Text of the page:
Nathaniel Hawthorne American Literature Analysis
Although Hawthorne is still required reading in many American literature courses in high schools and colleges, he is not especially popular with young readers. American fiction has changed greatly since his time. Popular twentieth and twenty-first century novelists make Hawthorne seem sententious and tedious, like some elderly relative who dominates the dinner-table conversation. Hawthorne’s style, once considered elegant and aristocratic, now seems artificial and needlessly complicated, the pernicious effect of the study of Latin. He is weak in dramatic construction; he avoids confrontations where confrontations seem obviously called for, as in the case of Arthur Dimmesdale and Roger Chillingworth at the conclusion of The Scarlet Letter.
Hawthorne has no qualms about stopping his narrative to present long descriptions of trees, flowers, streams, clouds, sunsets, houses, streets, pedestrians, and so forth. He lived at a time when photography was in its infancy and there was no way of reproducing photographs in books or magazines. (One of the principal characters in The House of the Seven Gables earns his living by making daguerreotypes, a primitive form of black-and-white photography.) Readers of Hawthorne’s time enjoyed verbal descriptions of beautiful landscapes or picturesque towns and cities; it was the only means they had of “seeing” them. Modern readers, who are saturated with mass media, have lost the ability to appreciate...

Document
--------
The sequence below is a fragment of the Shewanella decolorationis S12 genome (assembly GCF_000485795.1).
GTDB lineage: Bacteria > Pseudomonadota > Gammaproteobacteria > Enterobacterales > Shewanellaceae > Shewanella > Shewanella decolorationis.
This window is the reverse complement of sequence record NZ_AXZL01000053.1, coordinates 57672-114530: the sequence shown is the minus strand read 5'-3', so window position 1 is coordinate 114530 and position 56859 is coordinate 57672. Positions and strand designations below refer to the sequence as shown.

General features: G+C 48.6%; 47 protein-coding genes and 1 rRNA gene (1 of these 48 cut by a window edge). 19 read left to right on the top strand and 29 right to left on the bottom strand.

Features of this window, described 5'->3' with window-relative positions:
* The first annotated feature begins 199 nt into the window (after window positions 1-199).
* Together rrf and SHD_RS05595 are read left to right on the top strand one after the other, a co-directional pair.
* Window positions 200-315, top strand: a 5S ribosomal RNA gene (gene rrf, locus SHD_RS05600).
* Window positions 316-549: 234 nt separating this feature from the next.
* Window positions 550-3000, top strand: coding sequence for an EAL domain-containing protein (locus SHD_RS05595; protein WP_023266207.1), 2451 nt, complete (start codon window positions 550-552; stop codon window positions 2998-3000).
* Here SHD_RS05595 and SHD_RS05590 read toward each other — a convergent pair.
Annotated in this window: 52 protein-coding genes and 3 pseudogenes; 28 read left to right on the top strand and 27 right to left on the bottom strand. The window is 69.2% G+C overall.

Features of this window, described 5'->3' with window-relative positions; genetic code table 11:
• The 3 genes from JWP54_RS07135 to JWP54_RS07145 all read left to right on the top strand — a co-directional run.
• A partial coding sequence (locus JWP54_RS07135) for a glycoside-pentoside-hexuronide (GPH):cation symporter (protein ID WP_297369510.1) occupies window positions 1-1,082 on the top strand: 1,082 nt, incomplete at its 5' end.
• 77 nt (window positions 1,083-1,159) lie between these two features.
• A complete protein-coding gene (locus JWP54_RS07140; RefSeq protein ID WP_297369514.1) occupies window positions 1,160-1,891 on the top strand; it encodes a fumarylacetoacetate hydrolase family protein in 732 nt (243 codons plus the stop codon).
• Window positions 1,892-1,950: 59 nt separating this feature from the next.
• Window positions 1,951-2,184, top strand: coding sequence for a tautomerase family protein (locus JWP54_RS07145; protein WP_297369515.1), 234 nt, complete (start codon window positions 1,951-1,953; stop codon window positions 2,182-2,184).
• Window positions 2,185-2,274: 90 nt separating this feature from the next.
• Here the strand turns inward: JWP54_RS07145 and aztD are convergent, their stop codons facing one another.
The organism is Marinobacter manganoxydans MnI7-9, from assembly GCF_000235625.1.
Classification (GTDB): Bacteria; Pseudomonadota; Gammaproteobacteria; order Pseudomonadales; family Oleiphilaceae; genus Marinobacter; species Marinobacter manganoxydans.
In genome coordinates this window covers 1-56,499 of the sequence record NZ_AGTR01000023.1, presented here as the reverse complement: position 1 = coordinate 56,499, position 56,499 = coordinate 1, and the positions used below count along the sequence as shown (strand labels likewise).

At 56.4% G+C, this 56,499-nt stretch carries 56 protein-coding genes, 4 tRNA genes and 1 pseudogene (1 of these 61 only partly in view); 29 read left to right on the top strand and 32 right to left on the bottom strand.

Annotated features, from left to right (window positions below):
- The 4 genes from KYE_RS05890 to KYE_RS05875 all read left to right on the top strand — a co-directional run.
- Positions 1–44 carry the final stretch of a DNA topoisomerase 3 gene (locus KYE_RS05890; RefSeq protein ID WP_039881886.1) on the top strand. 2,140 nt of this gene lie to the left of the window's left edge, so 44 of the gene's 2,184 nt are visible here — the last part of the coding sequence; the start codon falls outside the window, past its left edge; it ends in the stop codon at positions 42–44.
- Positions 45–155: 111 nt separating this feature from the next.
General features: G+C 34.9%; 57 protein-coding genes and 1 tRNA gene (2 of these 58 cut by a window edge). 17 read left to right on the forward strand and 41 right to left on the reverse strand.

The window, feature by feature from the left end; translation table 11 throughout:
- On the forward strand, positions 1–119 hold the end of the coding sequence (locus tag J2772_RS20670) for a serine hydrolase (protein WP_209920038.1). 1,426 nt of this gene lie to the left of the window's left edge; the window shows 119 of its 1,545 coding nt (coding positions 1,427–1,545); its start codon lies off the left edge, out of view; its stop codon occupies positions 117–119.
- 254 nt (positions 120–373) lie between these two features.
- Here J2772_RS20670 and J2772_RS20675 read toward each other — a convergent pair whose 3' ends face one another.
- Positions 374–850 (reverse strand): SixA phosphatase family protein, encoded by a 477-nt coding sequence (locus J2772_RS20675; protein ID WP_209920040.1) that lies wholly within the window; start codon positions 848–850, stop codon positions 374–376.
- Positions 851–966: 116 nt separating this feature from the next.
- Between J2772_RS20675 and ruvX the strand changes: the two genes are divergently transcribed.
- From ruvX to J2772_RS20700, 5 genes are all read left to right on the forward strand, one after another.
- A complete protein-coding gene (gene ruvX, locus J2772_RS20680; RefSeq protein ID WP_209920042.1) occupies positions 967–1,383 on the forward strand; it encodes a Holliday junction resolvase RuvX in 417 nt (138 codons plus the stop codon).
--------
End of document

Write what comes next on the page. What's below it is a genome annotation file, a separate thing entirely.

(The entire section is 5483 words.)
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